Red Pepper Palooza

Red Bell Peppers

See that pretty picture? That’s a very large bushel basket of peppers. I have used a couple. I sent some to the other house with girl child. I still have way more red bell peppers than I can use in a few days though. What possessed me? Was it an evil spirit invading me at the very last farmer’s market of the season that just happened to be Halloween? I doubt it. I think it boils down to the fact that I LIKE red bell peppers but know that the cost of them makes me cringe. Why pay one or two dollars for one in a week or two when I can get a HUGE basket of them for $10.00?

I haven’t sorted exactly what I will do with them yet. You see, I don’t often COOK with red bell peppers because the children don’t really like them. My mother said that she would chop them up and freeze them for use in cooking over the winter. Hmm. Note: no cooking with them. I put them in salads. I put them in stir fry (but frozen ones don’t seem to work right in my mind for stir fry) I put them in frittatas, but will frozen work there?

I thought to roast and jar them and not have to rely on the expensive jarred ones in the many recipes that call for them. I don’t know how to do that though and if it is possible without a pressure canner.

I ruled out a red pepper relish recipe because of the three cups of honey. I didn’t insist on the giant size on Sunday at the farmer’s market and honey prices-yikes.

So, I am thinking-roasting and freezing (does that work?) some. Making up some stuffed bell peppers for my mother and possibly us and freezing those. (Does anyone have a good recipe for stuffed peppers that freeze well?) and this recipe I have for Pepper-Onion relish.

Pepper-Onion Relish

4 cups chopped onions
4 cups chopped sweet bell pepper
1/2 cup honey
4 cups vinegar

Combine all ingredients and bring to boil. Cook until slightly thickened. (about 45 minutes) Pack the hot relish into hot scalded pint jars. Fill to top of jar. Seal. Cool. Store in refrigerator.

If extended storage without refrigeration is desired, leave 1/4″ headspace, seal and process in boiling water bath for 5 minutes.

I suspect I won’t trust it enough without refrigeration which leads me to wonder…what can I do with pepper-onion relish? Top veggie burgers? Does anyone else get quirky about worrying they will die from canning on their own? I know I shouldn’t. I grew up canning.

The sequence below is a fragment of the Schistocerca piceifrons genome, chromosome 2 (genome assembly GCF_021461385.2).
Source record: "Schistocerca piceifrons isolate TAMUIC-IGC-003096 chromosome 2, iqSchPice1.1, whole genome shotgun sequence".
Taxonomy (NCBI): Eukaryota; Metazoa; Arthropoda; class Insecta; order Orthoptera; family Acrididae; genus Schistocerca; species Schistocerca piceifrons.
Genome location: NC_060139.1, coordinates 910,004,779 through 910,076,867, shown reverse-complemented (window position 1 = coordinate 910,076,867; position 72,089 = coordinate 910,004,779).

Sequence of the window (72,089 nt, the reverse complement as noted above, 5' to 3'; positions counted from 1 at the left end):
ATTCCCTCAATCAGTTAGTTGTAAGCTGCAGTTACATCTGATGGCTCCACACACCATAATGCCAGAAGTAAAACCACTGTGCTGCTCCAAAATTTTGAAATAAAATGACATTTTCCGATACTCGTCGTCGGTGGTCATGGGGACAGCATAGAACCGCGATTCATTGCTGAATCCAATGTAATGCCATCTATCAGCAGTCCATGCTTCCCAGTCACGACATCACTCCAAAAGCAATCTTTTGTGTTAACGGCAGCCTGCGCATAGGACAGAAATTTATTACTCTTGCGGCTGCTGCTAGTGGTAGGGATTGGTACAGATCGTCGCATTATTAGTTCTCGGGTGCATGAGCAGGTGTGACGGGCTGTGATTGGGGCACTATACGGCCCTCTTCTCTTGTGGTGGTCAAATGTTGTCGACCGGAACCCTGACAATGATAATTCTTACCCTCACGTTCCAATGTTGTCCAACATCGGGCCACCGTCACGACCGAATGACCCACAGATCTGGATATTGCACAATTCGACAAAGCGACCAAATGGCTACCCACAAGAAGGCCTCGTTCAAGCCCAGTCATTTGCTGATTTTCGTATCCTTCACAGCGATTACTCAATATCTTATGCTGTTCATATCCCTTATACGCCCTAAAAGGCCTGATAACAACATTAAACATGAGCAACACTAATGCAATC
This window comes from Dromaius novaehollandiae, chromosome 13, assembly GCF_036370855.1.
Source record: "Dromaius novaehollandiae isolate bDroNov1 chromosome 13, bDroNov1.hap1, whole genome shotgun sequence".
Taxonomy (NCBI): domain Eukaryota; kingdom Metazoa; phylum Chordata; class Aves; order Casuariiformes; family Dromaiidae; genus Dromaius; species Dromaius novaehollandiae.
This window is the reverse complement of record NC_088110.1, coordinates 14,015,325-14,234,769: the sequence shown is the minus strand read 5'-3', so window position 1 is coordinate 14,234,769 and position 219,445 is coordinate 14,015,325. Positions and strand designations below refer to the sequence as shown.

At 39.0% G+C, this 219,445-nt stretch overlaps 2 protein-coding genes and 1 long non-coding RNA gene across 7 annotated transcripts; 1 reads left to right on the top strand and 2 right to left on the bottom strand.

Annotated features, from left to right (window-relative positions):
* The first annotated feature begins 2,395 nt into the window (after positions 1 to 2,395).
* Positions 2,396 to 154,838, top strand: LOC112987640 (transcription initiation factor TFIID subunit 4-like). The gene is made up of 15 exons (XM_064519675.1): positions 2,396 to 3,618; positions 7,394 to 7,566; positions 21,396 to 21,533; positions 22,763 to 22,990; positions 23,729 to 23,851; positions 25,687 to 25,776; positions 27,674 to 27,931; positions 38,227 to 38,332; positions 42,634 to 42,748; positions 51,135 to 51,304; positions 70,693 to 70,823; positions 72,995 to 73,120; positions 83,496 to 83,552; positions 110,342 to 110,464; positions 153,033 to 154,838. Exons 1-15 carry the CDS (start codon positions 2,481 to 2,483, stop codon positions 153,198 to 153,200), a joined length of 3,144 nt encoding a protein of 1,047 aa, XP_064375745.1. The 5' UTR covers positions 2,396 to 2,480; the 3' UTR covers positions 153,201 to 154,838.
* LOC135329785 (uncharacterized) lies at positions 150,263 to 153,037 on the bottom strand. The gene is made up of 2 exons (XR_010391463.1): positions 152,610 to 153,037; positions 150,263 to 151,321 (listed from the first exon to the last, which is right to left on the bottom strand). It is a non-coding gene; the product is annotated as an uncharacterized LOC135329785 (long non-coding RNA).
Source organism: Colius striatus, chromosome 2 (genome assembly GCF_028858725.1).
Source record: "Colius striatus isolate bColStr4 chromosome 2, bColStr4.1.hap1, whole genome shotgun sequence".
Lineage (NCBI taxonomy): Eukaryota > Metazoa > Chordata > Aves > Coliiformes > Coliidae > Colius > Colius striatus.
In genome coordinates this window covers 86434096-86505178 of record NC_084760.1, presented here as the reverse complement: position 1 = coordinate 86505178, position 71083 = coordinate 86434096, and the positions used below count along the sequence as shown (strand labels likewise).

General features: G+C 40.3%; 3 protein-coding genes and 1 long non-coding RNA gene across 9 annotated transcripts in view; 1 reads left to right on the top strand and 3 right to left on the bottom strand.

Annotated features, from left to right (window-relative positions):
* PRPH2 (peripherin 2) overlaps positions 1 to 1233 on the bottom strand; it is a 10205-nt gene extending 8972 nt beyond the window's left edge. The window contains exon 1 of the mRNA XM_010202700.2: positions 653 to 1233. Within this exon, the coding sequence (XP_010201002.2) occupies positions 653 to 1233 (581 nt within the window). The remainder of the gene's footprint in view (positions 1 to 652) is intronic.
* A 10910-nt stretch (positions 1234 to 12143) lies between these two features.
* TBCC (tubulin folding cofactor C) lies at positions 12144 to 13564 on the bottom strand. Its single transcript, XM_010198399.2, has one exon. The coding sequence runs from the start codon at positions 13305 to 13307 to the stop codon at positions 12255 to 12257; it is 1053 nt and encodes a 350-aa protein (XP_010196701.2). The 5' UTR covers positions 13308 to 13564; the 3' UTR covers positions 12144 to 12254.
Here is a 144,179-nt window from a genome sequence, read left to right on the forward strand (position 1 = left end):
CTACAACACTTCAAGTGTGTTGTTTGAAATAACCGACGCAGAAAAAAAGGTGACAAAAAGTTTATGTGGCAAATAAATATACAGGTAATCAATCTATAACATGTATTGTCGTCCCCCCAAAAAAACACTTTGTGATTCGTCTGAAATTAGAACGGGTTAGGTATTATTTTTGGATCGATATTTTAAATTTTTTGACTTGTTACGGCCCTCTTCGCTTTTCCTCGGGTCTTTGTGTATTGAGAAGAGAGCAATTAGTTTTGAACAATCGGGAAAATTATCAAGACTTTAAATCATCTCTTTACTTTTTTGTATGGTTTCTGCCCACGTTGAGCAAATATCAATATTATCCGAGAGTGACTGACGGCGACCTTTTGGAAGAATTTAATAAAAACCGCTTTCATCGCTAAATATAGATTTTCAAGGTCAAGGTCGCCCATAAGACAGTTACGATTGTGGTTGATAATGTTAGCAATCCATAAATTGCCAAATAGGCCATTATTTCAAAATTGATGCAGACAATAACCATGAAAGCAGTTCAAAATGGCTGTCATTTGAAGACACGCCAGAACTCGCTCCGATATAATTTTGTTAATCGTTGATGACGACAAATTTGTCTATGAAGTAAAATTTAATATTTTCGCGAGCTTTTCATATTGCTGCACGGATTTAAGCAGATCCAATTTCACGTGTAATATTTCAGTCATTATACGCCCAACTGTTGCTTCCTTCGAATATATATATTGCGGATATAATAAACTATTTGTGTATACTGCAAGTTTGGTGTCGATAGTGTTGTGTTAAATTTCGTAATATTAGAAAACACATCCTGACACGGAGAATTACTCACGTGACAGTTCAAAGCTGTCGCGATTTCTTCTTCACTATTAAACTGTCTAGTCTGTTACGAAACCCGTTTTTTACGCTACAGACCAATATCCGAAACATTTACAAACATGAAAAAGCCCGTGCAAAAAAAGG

Quick Orange Marmalade

From The Modern Family Cookbook

3 large oranges, about 1¾ lbs.
2 lemons
3 tablespoons lemon juice
5 cups water
6 cups granulated sugar

Use sound, juicy oranges. They may be any size, but a large size is easier to prepare. Cut washed oranges and lemons into 8 sections each’ scoop out pulp, discarding all seeds, then cut up and put into kettle. Now slice the rind paper-thin and add to kettle. Stir in additional lemon juice and water; bring to boil, simmer 1 hour, uncovered. Then add sugar, stir until dissolved and return to heat; again bring to boil and simmer about 50 minutes longer. Remove pan from heat. Test for doneness by dropping a teaspoonful of the hot liquid onto a thoroughly chilled plate and place in refrigerator for 5 minutes; if jellied by the end of this time, the marmalade is done; if not, continue cooking for a few minutes longer and again test for doneness. When done, pour into hot sterilized jelly glasses or jars and cover immediately with paraffin. When cool add another thin layer of paraffin. About 4 pints marmalade.

Pickled Peaches or Pears

12 to 16 medium-sized peaches

Whole cloves

2 cups cider vinegar

2 cups granulated sugar

6 sticks cinnamon

Use firm but ripe peaches. Clingstones are best for pickles, but if Elbertas are used, dip in boiling wter to loosen skins, then remove skins and leave fruit whole. Pare any other variety thinly. Stick each peach with 4 to 5 cloves and drop immediately into boiling hot syrup, made of the vinegar, sugar and stick cinnamon. Bolil gently until peaches are tender, 8 to 10 minutes. Pack into hot sterile jars. Add hot syrup to come to within 1/4-inch of top, then seal. Use same method for peeled Seckel pears. 2 quarts. Chill before serving.

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